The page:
See the Art Heroes of Hairy Who & the Chicago Imagists at the Sie FilmCenter Thursday

A who's who of Hairy Who in 1967 (left to right) Karl Wirsum, Art Green, Gladys Nilsson, Suellen Rocca and Jim Nutt.
A who's who of Hairy Who in 1967 (left to right) Karl Wirsum, Art Green, Gladys Nilsson, Suellen Rocca and Jim Nutt.
Charles Krejcsi

In 1965, hot on the heels of the emergence of Andy Warhol and Roy Lichtenstein and the new wave of pop art, a lively group of artists assembled in Chicago’s Hyde Park Art Center like a brushed and stained version of the Avengers. They called themselves the Hairy Who and took pop art by storm, making it their own. Their story is captured in a new documentary, Hairy Who & the Chicago Imagists, which screens Thursday, April 16 at the Sie FilmCenter as part of its DocNight series. Heavily influenced by popular culture, the vibrant energy of comic books and music, the Hairy Who got tongues wagging with their "unusual" works while people were still comfy with artwork as usual. The group's influence quickly gave birth to its own comic-book universe of like-minded art teams, including the Non-Plussed Some and the False Image, who waged their own battle against the status quo with their surrealist visions.

This is all really an origin story about how the collected efforts of a few built a structure for the many. It's best described by the film’s narrator, Cheryl Lynn Bruce, who says: “History is messy, confusing, often it’s depicted as a straight line placing one charismatic innovator after another. Isn’t it more like a web? A web of energies and artifacts, individuals and ensembles. A moment intricately connected to other such moments, radiating outward.”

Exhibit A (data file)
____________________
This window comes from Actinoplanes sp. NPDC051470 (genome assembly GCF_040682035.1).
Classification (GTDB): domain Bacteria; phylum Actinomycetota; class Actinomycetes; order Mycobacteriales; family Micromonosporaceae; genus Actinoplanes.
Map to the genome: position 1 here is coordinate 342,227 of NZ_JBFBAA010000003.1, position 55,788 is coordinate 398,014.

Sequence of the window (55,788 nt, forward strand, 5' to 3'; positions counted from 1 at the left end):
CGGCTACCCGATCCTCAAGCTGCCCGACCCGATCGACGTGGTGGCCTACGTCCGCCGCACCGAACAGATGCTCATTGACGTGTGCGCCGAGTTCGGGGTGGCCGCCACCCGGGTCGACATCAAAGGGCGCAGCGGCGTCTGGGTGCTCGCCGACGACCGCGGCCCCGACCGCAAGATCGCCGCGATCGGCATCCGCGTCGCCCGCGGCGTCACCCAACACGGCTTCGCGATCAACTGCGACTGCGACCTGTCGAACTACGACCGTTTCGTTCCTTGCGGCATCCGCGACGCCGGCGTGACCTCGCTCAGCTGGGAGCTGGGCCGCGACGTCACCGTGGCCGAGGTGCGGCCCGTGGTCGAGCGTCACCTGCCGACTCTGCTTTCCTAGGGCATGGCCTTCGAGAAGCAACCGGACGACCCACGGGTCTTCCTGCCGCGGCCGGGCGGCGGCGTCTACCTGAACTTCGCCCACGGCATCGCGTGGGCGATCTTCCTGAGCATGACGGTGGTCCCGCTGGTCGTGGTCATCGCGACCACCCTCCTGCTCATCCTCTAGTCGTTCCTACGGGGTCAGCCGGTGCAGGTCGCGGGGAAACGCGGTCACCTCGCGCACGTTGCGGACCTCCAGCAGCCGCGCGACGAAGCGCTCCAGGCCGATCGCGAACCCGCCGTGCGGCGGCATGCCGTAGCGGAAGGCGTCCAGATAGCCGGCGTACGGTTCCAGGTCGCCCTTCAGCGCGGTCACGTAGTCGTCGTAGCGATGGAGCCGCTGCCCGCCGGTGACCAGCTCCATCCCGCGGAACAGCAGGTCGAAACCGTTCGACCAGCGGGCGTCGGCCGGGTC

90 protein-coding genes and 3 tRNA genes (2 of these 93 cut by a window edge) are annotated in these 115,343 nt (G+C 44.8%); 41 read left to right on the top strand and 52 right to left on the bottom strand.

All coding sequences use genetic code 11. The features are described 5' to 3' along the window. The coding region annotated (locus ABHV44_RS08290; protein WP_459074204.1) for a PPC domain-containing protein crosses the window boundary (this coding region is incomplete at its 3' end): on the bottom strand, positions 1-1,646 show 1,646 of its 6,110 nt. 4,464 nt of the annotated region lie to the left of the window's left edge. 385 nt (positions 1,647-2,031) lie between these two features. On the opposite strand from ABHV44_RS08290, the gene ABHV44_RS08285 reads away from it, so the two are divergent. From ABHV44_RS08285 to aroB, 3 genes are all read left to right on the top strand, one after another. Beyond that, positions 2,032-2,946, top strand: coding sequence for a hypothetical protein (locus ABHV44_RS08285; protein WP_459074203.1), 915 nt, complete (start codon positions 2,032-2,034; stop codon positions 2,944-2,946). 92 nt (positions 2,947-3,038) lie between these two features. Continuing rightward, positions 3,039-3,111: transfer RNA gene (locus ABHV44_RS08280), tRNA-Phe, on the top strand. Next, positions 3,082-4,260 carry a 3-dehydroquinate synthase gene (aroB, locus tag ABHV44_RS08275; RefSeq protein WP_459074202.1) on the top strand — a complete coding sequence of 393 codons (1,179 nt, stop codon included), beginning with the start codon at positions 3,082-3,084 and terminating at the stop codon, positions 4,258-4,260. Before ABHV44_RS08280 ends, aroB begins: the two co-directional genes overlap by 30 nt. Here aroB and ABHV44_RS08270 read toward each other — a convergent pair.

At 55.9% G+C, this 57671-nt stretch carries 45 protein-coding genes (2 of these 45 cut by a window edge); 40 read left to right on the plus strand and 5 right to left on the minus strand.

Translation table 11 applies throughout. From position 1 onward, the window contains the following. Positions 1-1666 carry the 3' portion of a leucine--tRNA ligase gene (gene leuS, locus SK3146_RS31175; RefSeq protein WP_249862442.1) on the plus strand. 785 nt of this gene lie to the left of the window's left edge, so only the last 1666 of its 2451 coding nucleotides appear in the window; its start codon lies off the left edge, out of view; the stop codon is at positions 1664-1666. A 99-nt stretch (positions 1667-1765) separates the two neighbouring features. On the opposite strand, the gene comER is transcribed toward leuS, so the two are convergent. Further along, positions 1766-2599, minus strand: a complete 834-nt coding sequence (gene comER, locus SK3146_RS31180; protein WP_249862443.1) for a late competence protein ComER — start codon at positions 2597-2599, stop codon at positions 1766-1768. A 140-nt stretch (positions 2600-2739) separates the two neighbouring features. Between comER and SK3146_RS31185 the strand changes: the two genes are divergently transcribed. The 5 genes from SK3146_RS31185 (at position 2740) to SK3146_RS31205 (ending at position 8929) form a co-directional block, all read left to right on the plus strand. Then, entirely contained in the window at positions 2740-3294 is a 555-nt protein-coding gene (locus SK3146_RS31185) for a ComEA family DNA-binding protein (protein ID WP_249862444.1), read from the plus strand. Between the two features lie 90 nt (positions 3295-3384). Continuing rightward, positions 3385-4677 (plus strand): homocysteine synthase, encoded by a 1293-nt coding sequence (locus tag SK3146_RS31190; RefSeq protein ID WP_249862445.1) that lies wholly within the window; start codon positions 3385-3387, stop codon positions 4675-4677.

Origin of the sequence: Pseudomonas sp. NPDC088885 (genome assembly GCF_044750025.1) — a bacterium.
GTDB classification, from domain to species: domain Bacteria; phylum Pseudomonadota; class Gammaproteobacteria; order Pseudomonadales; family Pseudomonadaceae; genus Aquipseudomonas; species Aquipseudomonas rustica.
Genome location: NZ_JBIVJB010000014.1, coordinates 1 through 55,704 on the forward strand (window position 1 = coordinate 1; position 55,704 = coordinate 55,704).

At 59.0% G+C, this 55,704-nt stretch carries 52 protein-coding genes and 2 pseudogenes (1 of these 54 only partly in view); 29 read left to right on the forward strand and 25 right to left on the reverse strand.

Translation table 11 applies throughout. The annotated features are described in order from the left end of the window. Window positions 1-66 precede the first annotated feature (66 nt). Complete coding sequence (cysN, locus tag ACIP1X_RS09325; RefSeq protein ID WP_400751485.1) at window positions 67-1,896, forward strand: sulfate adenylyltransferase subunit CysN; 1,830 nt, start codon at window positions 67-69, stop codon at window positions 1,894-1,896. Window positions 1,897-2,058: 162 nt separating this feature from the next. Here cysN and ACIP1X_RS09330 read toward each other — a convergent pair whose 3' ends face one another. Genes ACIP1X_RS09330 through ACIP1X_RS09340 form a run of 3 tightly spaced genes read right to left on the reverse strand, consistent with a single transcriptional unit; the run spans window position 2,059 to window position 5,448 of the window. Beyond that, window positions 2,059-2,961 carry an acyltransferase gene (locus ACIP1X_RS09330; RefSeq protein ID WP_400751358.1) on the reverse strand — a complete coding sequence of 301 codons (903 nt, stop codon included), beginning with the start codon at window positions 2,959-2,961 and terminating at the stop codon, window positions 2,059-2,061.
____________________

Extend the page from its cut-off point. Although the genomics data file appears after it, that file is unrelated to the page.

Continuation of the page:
Meet the uncanny art heroes of the Hairy Who:

"Miss Sue Port," 1967
"Miss Sue Port," 1967
Jim Nutt

Jim Nutt
Inspired by pinball-machine art as well as the American commercial movement of colorful glass window paintings in stores to advertise their wares, Nutt began reverse painting on plexiglass and, drawing from skills acquired years earlier at a framing shop, crafted ornate frames around his bizarre, often repellant images: genitals placed on bodies where they don’t go, open wounds, etc. His painting was vibrant and shocking, and used a perfect balance of flat color with what some called a “goofy obscenity.” 

"Stompin' At The Snake Pit," 1968
"Stompin' At The Snake Pit," 1968
Gladys Nilsson

Gladys Nilsson
Nilsson fell in love at a young age with Fleischer Studio’s animated Popeye cartoons, Olive Oyl in particular; the characters seemed to exist in a world where gravity didn’t exist and their bodies appeared to be made of putty. Using watercolor as her main tool, Nilsson’s artscapes featured people in Fleischer-esque poses and manipulated their scale and proportion to fill every angle of the frame. Nilsson was considered the most "feminine"of the Hairy Who group, a distinction that befuddled the artist. “I don’t think of work as being masculine or feminine,” she said.